There have been a few announcements from popular technology providers about managed service options. Microsoft just made an announcement a few weeks ago, Cisco entered the market last November and Google just announced their SOC of the future offering. This post will help you better understand the SOC managed service market and how to apply such offerings to your security operation center. I highly recommend you become familiar with this trend as SaaS delivered security and managed service offers are quickly replacing traditionally deployed and managed security tools.
The first and most important point to make is most managed service offerings I’m seeing being announced are not designed to be a SOC replacement. I’ve heard people make statements such as “can we just outsource our SOC requirements to XXXXX vendor or service provider?”. For the right price … sure but the reality of most managed service offerings for a SOC is to target specific deliverables based on the agreed upon statement of work. What is key to understanding is most manage service providers are going to rotate teams that will only perform the work outlined in the service level agreement unless you pay top dollar for dedicated support. Such contracted teams won’t have local “tribal knowledge” about the environment being protected or aware of organization politics. The value of such teams however, is they can leverage lessons learned from managing security for multiple customers.
I find many technology providers that sell security tools are aiming at helping organizations adopt thier technology by also providing the people power behind the technology rather than a full SOC replacement. The most common SOC service being address is incident monitoring and response typically leveraging a combination of an endpoint defense and response (EDR) tool and security information and event management (SIEM) tool. If the service provider doesn’t sell these tools, they tend to have requirements for the tools they will managed based on their analyst skillsets. Usually there are some established agreements to payout the service provider for positioning certain technologies. If it’s a technology provider, they tend to require their own technology. For example, you can have Crowdstrike manage their own technology, but they won’t have their manage service monitor Microsoft Defender along with the SIEM QRadar from IBM.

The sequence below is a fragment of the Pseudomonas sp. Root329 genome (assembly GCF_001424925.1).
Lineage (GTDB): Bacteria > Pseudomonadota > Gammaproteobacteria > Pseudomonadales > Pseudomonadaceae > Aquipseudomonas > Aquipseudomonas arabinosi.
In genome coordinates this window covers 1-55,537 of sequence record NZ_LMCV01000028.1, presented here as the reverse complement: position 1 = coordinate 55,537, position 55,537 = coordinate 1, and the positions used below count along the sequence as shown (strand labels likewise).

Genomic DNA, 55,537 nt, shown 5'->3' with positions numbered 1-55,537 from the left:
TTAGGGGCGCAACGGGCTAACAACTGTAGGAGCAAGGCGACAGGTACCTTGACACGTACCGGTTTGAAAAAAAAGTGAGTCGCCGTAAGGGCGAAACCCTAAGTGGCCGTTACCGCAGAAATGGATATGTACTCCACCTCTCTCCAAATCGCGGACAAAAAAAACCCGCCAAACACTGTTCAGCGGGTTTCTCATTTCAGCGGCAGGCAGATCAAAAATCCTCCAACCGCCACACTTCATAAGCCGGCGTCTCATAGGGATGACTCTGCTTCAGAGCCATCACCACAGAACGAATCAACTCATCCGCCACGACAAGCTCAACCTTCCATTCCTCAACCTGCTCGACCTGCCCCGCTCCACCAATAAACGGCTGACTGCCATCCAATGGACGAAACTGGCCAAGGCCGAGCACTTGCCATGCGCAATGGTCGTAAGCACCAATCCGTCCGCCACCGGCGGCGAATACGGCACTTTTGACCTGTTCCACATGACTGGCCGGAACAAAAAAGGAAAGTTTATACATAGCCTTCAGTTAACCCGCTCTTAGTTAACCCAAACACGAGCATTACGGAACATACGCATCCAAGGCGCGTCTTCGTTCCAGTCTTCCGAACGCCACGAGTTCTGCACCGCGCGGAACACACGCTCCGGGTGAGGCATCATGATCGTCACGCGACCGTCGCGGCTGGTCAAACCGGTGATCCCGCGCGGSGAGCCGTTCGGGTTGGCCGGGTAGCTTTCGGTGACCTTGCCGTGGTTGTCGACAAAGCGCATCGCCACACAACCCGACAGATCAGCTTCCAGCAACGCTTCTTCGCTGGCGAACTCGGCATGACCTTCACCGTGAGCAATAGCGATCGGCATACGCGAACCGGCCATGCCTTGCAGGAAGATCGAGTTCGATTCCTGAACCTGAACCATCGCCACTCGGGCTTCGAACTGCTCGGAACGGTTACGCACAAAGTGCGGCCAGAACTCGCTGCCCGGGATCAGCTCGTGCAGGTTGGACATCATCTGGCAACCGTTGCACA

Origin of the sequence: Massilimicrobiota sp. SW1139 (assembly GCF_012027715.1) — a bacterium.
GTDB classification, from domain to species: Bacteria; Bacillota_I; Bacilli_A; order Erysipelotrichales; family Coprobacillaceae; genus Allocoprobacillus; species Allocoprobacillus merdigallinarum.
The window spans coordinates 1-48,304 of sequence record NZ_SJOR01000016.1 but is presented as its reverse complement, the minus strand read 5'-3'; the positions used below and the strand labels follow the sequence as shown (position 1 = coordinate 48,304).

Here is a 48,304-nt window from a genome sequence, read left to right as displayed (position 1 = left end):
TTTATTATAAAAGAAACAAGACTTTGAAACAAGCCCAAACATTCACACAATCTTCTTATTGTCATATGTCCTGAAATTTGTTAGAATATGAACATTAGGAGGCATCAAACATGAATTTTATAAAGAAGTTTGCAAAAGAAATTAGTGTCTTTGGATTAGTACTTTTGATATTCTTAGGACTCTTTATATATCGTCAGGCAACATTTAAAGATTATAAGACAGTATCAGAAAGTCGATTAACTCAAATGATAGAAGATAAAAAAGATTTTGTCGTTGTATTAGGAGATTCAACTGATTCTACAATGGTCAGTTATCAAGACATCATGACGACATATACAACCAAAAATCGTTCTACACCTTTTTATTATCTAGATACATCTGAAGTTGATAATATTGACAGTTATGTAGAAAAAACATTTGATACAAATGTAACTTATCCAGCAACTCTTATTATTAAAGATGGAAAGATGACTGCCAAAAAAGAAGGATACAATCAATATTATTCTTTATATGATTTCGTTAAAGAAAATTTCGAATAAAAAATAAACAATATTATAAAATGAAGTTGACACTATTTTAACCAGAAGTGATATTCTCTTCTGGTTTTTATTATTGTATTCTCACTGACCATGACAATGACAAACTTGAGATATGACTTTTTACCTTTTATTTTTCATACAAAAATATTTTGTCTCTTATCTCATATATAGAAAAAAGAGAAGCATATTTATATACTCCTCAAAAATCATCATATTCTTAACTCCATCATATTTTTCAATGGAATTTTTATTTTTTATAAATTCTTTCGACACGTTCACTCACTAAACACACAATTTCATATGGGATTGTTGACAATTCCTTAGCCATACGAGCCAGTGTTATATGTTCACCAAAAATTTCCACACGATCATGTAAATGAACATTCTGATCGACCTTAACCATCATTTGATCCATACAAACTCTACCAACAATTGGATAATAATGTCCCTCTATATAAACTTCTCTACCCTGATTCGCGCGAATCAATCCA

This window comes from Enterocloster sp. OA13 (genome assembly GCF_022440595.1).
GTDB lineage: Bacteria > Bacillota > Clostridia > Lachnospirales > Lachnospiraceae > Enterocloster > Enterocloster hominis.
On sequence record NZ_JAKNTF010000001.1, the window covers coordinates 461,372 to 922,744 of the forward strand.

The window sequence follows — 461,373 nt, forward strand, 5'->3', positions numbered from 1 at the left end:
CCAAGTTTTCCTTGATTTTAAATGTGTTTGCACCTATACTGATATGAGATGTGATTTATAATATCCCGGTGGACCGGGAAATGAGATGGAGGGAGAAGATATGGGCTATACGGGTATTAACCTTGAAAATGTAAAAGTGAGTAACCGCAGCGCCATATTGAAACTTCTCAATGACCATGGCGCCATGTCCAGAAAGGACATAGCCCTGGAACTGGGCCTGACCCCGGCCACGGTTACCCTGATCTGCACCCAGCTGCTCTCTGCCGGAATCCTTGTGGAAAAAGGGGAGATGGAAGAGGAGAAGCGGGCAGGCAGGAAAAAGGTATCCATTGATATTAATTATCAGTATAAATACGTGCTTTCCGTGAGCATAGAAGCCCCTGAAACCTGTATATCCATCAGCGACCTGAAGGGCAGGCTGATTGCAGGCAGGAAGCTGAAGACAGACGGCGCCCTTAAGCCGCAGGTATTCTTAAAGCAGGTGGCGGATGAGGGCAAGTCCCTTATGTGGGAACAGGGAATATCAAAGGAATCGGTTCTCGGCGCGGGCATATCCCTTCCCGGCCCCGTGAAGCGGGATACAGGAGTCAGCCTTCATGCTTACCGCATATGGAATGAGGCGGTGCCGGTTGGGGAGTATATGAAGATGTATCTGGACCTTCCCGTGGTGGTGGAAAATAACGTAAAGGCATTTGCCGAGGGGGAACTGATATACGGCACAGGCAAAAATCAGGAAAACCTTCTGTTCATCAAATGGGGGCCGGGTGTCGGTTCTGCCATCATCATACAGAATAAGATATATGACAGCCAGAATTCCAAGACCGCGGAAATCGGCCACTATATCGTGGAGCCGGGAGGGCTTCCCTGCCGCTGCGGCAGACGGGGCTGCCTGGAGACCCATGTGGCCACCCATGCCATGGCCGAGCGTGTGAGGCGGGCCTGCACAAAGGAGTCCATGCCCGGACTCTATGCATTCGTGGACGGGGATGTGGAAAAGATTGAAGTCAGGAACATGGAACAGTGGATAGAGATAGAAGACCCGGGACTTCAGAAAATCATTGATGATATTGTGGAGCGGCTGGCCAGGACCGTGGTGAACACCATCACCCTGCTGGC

Other SOC services could be outsourced such as vulnerability management or digital forensics but many of the recent announcements tend to focus on incident monitoring and response. The intent for many of these offerings is to free up the existing SOC team to have time for other services while incident monitoring and response is handled by the service provider. So, its key to understand a lot of these new SOC manage service offerings are not designed to threaten existing SOC team jobs. Instead, these services are designed to help adopt technology as well as allow the SOC to be more effective with the people they currently have on staff.
I highly recommend a blend of manage service and local SOC team members giving your organization the best of both worlds. This brings on another topic for manage service which is which tier you are looking to have outsourced. Tier 1 is the first line of defense that handles all first calls and sees the most volume. Tier 2 validates if what is found is a real concern and performs from incident response. Tier 3 are the expert threat hunters and incident response members that limit their time to qualified events. I’ve seen customers focus on one or more of these tiers for managed services. I had one customer looking to outsource Tier 1 so the local SOC team can focus on real events. I had another customer do the opposite claiming their staff is pretty good but needed expert level hunters whenthe local team discovers a real event. I’ve also seen a true hybrid approach where the local SOC and manage service experts team up on qualified events. Many manage service providers making these announcements are flexible and can adopt the service level agreements (SLAs) around the company they are protecting needs.
To summarize, many technology and service providers are entering the SOC manage service market. They are targeting helping organizations that don’t have the people power to run the latest technology rather than targeting mature SOCs that can build playbooks and execute XDR functions. The focus tends to be monitoring and incident response based on an XDR platform (EDR and SIEM). The service can be for tier 1, 2, 3 or a combination of these depending on the SLA. In my experience, I’m finding 8 out of 10 organizations I speak with are looking at a hybrid approach for their furute SOC based on the challenges to find and retain security talent. This need is fueling the SOC manage service market growth, which I predict will become a common option for most security technology providers in the near future. The idea of buying, building and managing your own technology is quickly being replaced by either SaaS or managed service offerings. Check out announcements from Google, Cisco, Microsoft to get a better idea of what I’m speaking about in this post.